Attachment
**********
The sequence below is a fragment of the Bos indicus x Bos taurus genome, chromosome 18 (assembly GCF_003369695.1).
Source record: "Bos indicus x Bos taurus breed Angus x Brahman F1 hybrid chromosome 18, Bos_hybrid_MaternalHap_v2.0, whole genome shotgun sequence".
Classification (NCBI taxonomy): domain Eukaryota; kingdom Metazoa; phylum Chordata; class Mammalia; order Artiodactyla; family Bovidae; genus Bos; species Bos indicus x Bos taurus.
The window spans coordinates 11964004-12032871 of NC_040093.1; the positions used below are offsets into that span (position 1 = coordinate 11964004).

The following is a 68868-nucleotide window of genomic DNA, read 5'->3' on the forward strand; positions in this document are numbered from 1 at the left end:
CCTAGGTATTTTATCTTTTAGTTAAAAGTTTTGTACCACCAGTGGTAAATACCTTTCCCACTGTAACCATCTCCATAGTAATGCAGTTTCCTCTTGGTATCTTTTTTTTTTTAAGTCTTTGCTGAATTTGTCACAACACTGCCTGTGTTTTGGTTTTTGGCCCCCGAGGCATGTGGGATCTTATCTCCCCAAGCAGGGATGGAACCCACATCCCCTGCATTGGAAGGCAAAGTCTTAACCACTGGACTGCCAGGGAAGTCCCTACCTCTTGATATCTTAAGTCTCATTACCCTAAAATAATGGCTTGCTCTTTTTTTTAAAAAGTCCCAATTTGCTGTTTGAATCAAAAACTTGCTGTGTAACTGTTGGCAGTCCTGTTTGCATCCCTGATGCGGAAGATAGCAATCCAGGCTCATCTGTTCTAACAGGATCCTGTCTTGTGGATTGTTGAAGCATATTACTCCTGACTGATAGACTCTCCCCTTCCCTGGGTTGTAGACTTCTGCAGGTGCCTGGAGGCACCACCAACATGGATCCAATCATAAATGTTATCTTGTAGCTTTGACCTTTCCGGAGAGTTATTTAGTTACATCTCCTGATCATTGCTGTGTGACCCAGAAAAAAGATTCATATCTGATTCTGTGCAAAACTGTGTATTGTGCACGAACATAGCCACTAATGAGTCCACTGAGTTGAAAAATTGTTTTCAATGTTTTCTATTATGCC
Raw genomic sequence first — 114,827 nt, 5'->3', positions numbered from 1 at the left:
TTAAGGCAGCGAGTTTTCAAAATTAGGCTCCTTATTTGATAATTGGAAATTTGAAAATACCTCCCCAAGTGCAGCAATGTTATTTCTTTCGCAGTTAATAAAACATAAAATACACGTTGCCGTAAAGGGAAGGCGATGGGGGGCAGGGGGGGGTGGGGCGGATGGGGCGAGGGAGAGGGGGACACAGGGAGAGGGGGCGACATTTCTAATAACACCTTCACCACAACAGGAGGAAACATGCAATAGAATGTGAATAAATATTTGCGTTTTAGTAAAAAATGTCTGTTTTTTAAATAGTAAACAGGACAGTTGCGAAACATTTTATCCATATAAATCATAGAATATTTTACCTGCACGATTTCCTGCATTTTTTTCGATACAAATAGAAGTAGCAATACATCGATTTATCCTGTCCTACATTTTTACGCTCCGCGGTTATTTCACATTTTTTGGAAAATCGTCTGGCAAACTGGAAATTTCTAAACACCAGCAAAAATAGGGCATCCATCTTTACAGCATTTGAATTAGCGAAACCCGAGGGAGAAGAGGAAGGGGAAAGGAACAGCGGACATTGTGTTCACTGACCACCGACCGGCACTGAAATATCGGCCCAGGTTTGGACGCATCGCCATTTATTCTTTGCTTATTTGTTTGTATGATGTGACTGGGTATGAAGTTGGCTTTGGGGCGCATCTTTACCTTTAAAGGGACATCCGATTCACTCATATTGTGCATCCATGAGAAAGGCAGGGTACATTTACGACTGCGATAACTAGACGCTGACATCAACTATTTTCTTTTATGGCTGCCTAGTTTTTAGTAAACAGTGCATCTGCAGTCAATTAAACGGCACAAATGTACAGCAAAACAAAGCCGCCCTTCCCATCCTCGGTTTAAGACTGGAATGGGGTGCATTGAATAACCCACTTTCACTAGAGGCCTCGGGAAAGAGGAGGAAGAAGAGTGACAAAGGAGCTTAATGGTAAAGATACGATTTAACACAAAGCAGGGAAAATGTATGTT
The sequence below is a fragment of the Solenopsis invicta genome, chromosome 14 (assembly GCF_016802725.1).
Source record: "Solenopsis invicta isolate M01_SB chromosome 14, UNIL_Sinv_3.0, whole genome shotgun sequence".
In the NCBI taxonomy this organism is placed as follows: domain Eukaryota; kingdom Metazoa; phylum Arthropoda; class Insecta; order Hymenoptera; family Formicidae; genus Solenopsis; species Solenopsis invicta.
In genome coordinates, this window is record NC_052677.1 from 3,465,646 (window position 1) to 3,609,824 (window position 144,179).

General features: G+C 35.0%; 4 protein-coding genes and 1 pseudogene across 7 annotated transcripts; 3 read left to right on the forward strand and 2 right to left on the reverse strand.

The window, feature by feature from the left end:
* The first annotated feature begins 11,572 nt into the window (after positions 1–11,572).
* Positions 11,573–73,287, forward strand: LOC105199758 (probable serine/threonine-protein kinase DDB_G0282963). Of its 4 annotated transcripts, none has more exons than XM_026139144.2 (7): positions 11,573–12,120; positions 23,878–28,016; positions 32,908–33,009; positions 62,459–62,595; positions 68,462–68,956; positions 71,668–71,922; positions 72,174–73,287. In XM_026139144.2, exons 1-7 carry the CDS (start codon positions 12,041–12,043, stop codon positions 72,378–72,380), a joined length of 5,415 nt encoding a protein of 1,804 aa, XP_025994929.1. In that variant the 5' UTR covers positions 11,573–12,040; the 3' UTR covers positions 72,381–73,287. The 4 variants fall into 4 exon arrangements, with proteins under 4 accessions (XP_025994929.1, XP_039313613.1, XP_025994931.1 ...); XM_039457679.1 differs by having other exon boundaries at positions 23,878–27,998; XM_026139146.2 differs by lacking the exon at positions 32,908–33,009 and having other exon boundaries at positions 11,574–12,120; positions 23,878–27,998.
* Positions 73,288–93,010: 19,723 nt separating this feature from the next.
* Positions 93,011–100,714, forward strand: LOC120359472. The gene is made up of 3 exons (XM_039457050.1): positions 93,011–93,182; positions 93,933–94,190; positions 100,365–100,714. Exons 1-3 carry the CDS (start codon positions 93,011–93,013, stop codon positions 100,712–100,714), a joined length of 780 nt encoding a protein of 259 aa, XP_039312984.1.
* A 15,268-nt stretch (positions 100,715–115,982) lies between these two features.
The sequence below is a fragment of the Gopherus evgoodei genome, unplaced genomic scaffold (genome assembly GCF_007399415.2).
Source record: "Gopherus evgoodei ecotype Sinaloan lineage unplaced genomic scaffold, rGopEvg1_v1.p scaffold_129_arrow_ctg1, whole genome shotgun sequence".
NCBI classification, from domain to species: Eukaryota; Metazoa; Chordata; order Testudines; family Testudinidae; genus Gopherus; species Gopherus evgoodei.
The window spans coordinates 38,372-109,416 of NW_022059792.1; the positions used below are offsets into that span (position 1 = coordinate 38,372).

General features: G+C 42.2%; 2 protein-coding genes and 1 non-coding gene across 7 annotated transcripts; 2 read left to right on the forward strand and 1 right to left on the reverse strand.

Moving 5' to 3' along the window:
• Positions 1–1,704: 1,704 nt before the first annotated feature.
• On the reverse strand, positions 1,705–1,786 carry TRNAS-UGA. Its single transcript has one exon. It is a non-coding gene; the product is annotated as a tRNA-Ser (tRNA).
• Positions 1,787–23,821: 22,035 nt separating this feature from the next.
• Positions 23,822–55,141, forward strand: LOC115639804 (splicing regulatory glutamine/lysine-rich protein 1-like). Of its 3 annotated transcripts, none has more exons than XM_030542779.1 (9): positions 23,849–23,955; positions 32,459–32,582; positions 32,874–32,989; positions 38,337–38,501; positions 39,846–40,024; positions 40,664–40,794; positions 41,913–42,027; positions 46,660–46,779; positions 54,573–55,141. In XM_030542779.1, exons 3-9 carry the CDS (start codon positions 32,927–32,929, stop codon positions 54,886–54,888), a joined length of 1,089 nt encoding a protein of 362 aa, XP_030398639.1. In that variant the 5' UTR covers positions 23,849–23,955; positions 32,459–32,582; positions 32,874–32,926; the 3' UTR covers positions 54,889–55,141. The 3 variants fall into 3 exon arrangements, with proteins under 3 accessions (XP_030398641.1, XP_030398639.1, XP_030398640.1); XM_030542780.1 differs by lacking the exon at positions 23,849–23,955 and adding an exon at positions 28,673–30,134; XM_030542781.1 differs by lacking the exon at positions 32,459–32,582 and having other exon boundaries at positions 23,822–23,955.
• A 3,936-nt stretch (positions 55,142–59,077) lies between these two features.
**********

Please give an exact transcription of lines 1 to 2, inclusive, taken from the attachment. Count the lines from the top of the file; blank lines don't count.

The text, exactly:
The sequence below is a fragment of the Bos indicus x Bos taurus genome, chromosome 18 (assembly GCF_003369695.1).
Source record: "Bos indicus x Bos taurus breed Angus x Brahman F1 hybrid chromosome 18, Bos_hybrid_MaternalHap_v2.0, whole genome shotgun sequence".